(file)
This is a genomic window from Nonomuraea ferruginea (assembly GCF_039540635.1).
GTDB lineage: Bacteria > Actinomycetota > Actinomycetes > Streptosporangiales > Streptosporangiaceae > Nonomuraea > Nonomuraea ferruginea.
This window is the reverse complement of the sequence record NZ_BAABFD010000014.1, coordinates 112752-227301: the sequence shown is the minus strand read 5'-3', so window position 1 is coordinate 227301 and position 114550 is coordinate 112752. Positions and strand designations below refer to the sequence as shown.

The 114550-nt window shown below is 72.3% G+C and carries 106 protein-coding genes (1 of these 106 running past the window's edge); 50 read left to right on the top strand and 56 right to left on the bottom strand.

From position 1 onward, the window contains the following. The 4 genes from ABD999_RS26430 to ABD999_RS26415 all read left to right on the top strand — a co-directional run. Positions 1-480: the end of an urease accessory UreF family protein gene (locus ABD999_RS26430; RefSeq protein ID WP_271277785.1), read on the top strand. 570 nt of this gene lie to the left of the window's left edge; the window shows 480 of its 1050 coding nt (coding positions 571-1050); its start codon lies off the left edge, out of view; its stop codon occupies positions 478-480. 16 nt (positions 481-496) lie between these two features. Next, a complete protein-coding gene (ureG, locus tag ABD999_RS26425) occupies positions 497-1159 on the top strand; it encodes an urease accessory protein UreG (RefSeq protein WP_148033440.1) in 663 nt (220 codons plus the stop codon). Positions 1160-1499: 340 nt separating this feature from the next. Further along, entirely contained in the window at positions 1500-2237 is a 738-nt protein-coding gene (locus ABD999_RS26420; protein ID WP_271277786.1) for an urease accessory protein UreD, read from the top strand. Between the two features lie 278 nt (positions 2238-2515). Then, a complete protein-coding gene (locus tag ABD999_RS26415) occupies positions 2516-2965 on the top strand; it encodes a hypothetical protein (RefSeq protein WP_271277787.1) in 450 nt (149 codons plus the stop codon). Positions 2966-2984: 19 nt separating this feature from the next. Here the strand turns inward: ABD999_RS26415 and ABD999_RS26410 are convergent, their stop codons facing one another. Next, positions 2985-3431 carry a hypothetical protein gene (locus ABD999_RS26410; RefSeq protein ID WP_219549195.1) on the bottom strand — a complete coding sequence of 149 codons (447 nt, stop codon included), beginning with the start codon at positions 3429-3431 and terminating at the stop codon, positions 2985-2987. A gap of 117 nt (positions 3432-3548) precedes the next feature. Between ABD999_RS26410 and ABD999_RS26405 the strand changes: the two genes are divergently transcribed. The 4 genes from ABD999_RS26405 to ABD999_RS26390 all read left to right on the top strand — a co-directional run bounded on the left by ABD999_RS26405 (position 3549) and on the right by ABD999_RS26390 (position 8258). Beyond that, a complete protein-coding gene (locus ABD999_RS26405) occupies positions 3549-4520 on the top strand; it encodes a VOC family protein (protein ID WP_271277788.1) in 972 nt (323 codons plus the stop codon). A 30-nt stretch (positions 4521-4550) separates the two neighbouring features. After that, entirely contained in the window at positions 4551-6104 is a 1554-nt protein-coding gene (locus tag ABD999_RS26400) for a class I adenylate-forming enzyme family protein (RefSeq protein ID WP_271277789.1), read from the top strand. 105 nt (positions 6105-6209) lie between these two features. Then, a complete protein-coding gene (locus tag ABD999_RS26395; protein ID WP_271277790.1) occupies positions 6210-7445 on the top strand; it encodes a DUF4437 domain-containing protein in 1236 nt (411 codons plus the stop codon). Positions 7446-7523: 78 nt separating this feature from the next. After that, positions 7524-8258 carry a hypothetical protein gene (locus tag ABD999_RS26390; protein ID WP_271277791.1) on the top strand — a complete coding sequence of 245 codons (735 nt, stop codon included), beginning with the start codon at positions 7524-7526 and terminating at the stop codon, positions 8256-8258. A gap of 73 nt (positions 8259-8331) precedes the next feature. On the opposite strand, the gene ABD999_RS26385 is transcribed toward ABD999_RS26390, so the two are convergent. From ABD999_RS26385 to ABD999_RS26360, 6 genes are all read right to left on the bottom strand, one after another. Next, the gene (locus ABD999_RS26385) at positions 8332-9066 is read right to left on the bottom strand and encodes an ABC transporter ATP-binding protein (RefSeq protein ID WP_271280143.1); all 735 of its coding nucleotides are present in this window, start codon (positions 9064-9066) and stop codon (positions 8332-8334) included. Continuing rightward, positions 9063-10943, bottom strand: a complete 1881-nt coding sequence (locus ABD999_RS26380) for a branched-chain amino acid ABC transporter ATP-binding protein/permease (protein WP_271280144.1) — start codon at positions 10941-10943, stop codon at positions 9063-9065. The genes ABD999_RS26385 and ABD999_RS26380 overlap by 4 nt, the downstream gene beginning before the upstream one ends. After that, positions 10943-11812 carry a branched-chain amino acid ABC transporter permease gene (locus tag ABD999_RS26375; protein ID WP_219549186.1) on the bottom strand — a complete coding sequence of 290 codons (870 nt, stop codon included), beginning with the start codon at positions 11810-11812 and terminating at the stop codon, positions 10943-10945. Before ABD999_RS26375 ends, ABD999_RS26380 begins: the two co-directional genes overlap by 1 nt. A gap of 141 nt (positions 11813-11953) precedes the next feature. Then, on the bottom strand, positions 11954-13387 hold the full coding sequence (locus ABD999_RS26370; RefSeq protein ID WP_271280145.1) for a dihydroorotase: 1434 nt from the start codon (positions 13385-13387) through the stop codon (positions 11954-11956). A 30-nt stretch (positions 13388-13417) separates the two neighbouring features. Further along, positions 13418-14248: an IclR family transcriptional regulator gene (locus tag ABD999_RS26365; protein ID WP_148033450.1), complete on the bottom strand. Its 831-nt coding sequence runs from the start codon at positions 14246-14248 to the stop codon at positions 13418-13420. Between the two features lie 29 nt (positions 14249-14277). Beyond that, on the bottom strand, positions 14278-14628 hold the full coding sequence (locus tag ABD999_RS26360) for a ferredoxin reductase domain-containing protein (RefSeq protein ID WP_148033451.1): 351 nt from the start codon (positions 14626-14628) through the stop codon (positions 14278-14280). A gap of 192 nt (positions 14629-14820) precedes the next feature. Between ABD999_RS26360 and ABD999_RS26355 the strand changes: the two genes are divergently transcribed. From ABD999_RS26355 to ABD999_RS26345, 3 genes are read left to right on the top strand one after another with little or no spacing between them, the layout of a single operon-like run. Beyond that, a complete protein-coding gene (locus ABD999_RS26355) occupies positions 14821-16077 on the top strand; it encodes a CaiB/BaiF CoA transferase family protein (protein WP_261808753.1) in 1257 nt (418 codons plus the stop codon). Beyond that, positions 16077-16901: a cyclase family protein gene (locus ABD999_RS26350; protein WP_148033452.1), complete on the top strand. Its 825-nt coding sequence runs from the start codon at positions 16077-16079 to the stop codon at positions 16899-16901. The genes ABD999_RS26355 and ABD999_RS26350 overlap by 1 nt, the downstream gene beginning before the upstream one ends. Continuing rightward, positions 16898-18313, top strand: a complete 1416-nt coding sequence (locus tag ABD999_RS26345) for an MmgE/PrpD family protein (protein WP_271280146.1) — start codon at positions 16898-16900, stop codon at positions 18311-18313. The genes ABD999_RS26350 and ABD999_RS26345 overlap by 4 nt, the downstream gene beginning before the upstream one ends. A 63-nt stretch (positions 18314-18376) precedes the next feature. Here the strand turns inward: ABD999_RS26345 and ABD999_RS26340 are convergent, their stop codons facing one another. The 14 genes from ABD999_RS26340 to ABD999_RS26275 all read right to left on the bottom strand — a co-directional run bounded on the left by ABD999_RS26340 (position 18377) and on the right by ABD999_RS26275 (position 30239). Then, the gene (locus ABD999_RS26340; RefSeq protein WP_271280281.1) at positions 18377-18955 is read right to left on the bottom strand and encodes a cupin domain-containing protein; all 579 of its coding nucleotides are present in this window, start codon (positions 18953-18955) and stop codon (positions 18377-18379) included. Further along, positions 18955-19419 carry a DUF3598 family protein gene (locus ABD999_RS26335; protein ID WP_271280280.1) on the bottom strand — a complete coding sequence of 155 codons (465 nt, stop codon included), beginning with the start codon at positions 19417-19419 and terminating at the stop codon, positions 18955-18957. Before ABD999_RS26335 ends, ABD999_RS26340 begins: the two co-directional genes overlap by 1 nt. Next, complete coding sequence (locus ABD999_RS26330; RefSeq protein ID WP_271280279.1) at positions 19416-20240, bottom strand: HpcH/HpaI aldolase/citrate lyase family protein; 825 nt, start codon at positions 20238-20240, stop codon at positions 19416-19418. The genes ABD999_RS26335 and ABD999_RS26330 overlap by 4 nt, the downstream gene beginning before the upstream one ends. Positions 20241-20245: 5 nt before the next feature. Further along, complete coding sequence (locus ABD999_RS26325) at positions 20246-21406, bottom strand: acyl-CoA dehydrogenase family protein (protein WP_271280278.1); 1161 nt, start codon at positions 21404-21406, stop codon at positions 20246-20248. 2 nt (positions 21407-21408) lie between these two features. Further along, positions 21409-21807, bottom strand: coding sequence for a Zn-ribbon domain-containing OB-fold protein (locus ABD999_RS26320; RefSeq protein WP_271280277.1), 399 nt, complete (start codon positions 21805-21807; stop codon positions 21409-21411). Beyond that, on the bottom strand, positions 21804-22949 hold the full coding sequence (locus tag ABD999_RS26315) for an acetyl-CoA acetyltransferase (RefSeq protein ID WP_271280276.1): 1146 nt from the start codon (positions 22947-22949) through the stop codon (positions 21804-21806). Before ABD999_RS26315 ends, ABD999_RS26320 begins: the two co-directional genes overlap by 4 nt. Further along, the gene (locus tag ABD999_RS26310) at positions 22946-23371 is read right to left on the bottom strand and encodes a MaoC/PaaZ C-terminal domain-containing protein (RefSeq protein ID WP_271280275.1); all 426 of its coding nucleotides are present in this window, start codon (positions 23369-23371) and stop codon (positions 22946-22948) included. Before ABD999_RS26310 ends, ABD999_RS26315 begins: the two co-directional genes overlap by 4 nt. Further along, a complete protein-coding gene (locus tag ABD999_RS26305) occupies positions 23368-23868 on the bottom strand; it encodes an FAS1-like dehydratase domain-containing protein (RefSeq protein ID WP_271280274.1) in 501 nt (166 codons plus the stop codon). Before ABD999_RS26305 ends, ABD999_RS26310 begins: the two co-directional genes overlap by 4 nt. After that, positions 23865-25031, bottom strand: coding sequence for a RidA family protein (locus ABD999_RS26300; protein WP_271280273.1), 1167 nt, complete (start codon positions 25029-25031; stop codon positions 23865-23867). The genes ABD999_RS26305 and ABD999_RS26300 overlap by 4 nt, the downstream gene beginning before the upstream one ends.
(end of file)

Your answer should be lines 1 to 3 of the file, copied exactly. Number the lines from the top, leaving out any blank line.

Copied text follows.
This is a genomic window from Nonomuraea ferruginea (assembly GCF_039540635.1).
GTDB lineage: Bacteria > Actinomycetota > Actinomycetes > Streptosporangiales > Streptosporangiaceae > Nonomuraea > Nonomuraea ferruginea.
This window is the reverse complement of the sequence record NZ_BAABFD010000014.1, coordinates 112752-227301: the sequence shown is the minus strand read 5'-3', so window position 1 is coordinate 227301 and position 114550 is coordinate 112752. Positions and strand designations below refer to the sequence as shown.